Search icon


06th Apr 2023

Hugh Jackman shares positive update after skin cancer scare

Kat O'Connor

Hugh Jackman has shared an update following a skin cancer scare.

Jackman had basal-cell carcinoma removed from his nose in both 2013 and 2014.

The Greatest Showman star urged his followers to wear sunscreen after the new scare this week. The actor underwent two biopsies earlier this week after his doctor noticed “little things that could be basal cell”.

He explained to his followers that basal cell is the least dangerous of skin cancers, but getting checked is something we should all do.

He posted a video following a visit to his doctor’s, “Basal cell, in the world of skin cancers, is the least dangerous of them all. However, summer is coming, please wear sunscreen. It is just not worth it, no matter how much you want to tan. Trust me, trust me, trust me.”

Hugh Jackman

Referring to his experience with skin cancer, Jackman said, “This is all stuff that happened 25 years ago that’s coming out now.”

He urged his followers to practice sun safety, especially as we get closer to the summer.


View this post on Instagram


A post shared by Hugh Jackman (@thehughjackman)

“Put some sunscreen on. You’ll still have an incredible time out there. Please be safe,” he stressed.

Luckily, Jackman’s biopsies came back negative.

“Thank you ALL for the love. I feel it! And to the media for helping get this very important message out,” he wrote on his Instagram story.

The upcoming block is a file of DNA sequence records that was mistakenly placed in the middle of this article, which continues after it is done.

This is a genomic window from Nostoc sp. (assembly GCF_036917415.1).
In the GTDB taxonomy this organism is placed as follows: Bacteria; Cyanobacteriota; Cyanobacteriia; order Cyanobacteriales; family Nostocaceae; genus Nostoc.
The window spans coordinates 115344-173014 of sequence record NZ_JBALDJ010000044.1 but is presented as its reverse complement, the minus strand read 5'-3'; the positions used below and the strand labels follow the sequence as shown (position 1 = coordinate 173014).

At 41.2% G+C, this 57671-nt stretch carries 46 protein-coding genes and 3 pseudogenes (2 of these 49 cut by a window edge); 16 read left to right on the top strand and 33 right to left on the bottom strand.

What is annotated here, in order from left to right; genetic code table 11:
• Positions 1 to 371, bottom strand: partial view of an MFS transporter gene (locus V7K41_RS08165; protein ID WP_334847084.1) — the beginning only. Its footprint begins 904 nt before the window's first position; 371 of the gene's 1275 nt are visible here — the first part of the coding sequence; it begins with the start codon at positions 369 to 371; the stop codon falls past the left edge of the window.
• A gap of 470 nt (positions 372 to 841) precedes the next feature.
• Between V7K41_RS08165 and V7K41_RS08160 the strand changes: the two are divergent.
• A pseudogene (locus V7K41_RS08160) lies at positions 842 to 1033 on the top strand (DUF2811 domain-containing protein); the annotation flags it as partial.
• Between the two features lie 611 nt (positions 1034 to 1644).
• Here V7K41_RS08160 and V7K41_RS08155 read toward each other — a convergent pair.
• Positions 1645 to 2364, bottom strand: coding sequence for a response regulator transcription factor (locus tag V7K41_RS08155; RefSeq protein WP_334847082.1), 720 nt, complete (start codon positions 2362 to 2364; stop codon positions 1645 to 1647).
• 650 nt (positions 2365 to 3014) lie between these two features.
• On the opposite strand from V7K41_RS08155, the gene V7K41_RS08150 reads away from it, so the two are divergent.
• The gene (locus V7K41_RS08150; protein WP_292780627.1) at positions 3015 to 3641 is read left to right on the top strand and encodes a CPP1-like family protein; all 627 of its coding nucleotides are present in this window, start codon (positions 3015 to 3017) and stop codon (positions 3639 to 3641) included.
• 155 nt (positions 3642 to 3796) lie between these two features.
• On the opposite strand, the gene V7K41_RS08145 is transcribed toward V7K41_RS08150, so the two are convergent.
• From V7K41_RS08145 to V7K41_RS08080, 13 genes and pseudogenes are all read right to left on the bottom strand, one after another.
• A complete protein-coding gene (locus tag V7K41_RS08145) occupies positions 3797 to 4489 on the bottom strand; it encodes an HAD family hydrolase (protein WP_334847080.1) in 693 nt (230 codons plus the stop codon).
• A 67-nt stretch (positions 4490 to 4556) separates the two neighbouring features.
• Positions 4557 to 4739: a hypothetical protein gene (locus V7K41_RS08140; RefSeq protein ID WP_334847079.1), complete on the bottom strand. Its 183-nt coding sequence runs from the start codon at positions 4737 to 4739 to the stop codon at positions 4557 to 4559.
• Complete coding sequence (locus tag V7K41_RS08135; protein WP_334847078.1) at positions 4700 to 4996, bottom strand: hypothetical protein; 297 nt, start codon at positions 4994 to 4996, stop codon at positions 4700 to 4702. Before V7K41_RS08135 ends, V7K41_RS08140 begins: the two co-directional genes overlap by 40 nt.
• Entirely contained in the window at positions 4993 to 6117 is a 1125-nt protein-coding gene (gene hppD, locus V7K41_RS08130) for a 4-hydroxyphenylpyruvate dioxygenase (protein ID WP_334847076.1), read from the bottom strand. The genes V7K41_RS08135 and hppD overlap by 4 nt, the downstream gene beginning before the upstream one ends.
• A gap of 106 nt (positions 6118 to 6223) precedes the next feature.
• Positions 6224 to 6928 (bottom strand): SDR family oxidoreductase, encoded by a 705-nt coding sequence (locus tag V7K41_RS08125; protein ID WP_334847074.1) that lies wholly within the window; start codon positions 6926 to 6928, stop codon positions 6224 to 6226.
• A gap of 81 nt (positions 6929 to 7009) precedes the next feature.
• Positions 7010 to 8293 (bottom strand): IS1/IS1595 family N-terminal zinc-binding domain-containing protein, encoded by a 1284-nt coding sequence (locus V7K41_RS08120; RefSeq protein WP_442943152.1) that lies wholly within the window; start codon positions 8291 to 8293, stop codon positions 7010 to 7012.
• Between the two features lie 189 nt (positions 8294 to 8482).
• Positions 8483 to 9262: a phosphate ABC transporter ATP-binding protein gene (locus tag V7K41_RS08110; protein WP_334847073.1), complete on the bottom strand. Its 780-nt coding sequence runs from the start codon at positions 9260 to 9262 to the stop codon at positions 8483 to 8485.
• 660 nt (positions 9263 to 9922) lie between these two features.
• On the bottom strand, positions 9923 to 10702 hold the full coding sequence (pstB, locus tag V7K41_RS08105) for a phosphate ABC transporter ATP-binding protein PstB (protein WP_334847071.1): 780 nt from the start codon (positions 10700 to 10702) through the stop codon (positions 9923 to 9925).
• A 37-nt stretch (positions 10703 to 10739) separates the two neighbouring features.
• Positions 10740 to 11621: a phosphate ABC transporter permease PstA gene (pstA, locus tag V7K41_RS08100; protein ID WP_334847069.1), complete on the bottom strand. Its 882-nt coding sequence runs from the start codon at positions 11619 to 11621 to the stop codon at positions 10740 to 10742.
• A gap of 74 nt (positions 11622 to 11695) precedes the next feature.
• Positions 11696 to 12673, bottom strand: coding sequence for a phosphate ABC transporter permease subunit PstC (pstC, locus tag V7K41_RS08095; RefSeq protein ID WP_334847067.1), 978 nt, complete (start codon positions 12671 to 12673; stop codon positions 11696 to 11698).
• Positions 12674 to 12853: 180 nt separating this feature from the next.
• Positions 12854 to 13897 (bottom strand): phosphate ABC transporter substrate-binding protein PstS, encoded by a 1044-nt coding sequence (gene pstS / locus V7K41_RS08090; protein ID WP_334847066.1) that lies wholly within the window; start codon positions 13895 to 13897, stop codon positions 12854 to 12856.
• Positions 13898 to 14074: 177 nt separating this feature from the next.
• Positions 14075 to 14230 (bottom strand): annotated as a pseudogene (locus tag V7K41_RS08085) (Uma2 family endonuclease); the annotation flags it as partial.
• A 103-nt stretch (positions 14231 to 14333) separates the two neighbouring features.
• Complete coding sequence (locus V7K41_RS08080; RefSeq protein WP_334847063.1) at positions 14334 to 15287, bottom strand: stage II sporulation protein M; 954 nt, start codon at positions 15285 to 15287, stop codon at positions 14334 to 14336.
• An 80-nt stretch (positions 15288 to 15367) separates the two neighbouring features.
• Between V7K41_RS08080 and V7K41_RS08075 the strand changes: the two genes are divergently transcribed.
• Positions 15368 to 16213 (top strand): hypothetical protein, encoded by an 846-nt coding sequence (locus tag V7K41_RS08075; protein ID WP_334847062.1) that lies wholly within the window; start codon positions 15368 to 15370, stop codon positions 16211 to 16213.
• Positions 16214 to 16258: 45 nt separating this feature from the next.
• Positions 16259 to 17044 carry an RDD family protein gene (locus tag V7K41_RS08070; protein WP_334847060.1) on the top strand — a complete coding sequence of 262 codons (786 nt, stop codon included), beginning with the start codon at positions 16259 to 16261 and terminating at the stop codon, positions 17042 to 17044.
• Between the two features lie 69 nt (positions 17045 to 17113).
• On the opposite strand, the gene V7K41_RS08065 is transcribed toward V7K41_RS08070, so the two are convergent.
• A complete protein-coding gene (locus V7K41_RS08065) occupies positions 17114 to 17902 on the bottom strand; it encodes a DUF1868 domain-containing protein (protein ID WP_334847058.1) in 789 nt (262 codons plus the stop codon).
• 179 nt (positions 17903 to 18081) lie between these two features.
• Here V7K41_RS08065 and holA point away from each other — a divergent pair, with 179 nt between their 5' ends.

“I know you’ve heard me talk about my basal cell carcinomas before. I’m going to keep talking about them if need be.

“And if it reminds even one person to put on sunscreen with a high SPF, then I’m happy,” the Wolverine star said.

skin cancer Ireland

Skin cancer is the most common cancer in Ireland.

13,000 new cases of skin cancer are diagnosed in Ireland every year. It is the most common type of cancer in Ireland.

The National Cancer Registry of Ireland expects this number to double by 2040.

Skin cancer is a disease of skin cells. Nine out of every 10 cases are caused by UV rays from the sun or sunbeds.

Wearing sunscreen and avoiding the sun between 10 am and 4 pm can help reduce your risk of getting skin cancer.

Related Links:

Dr. Jill Biden has cancerous skin legions removed from face and chest

Breast check: Everything you need to know about mammograms and self-check

Sunbeds can emit UV radiation up to 5 times as strong as the Australian midday sun